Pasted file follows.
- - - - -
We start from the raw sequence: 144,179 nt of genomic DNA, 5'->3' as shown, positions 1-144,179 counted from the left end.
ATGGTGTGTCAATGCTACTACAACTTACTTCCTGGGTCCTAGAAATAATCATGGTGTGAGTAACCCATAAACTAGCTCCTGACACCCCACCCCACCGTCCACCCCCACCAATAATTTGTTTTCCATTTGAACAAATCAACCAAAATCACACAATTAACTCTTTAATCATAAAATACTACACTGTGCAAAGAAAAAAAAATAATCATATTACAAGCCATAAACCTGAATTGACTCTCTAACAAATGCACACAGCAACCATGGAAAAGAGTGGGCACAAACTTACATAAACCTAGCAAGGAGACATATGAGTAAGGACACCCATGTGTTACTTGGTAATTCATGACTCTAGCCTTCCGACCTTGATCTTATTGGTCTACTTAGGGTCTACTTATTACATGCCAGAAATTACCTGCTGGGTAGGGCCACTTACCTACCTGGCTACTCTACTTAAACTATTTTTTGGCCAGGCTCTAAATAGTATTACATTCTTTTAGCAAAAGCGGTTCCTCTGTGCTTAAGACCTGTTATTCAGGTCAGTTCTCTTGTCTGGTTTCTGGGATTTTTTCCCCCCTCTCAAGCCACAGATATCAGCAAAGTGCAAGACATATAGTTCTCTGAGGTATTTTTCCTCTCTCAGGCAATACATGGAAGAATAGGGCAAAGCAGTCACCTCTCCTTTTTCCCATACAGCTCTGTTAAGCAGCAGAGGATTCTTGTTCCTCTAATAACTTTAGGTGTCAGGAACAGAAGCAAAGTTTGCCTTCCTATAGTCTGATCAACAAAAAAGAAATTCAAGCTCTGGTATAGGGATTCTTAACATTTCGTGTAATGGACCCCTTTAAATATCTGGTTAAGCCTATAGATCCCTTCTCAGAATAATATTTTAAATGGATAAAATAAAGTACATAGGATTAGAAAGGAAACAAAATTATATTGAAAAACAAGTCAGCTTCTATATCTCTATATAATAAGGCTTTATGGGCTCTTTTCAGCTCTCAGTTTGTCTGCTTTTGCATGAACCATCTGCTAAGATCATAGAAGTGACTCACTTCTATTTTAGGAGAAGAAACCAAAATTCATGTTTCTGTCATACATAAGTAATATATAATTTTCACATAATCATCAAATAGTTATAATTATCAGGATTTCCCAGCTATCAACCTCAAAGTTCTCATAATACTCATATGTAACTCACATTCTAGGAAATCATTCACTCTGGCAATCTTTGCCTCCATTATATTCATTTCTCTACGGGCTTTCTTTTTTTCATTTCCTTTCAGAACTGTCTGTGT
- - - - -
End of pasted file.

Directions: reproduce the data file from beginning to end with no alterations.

We start from the raw sequence: 144,179 nt of genomic DNA, 5'->3' as shown, positions 1-144,179 counted from the left end.
ATGGTGTGTCAATGCTACTACAACTTACTTCCTGGGTCCTAGAAATAATCATGGTGTGAGTAACCCATAAACTAGCTCCTGACACCCCACCCCACCGTCCACCCCCACCAATAATTTGTTTTCCATTTGAACAAATCAACCAAAATCACACAATTAACTCTTTAATCATAAAATACTACACTGTGCAAAGAAAAAAAAATAATCATATTACAAGCCATAAACCTGAATTGACTCTCTAACAAATGCACACAGCAACCATGGAAAAGAGTGGGCACAAACTTACATAAACCTAGCAAGGAGACATATGAGTAAGGACACCCATGTGTTACTTGGTAATTCATGACTCTAGCCTTCCGACCTTGATCTTATTGGTCTACTTAGGGTCTACTTATTACATGCCAGAAATTACCTGCTGGGTAGGGCCACTTACCTACCTGGCTACTCTACTTAAACTATTTTTTGGCCAGGCTCTAAATAGTATTACATTCTTTTAGCAAAAGCGGTTCCTCTGTGCTTAAGACCTGTTATTCAGGTCAGTTCTCTTGTCTGGTTTCTGGGATTTTTTCCCCCCTCTCAAGCCACAGATATCAGCAAAGTGCAAGACATATAGTTCTCTGAGGTATTTTTCCTCTCTCAGGCAATACATGGAAGAATAGGGCAAAGCAGTCACCTCTCCTTTTTCCCATACAGCTCTGTTAAGCAGCAGAGGATTCTTGTTCCTCTAATAACTTTAGGTGTCAGGAACAGAAGCAAAGTTTGCCTTCCTATAGTCTGATCAACAAAAAAGAAATTCAAGCTCTGGTATAGGGATTCTTAACATTTCGTGTAATGGACCCCTTTAAATATCTGGTTAAGCCTATAGATCCCTTCTCAGAATAATATTTTAAATGGATAAAATAAAGTACATAGGATTAGAAAGGAAACAAAATTATATTGAAAAACAAGTCAGCTTCTATATCTCTATATAATAAGGCTTTATGGGCTCTTTTCAGCTCTCAGTTTGTCTGCTTTTGCATGAACCATCTGCTAAGATCATAGAAGTGACTCACTTCTATTTTAGGAGAAGAAACCAAAATTCATGTTTCTGTCATACATAAGTAATATATAATTTTCACATAATCATCAAATAGTTATAATTATCAGGATTTCCCAGCTATCAACCTCAAAGTTCTCATAATACTCATATGTAACTCACATTCTAGGAAATCATTCACTCTGGCAATCTTTGCCTCCATTATATTCATTTCTCTACGGGCTTTCTTTTTTTCATTTCCTTTCAGAACTGTCTGTGT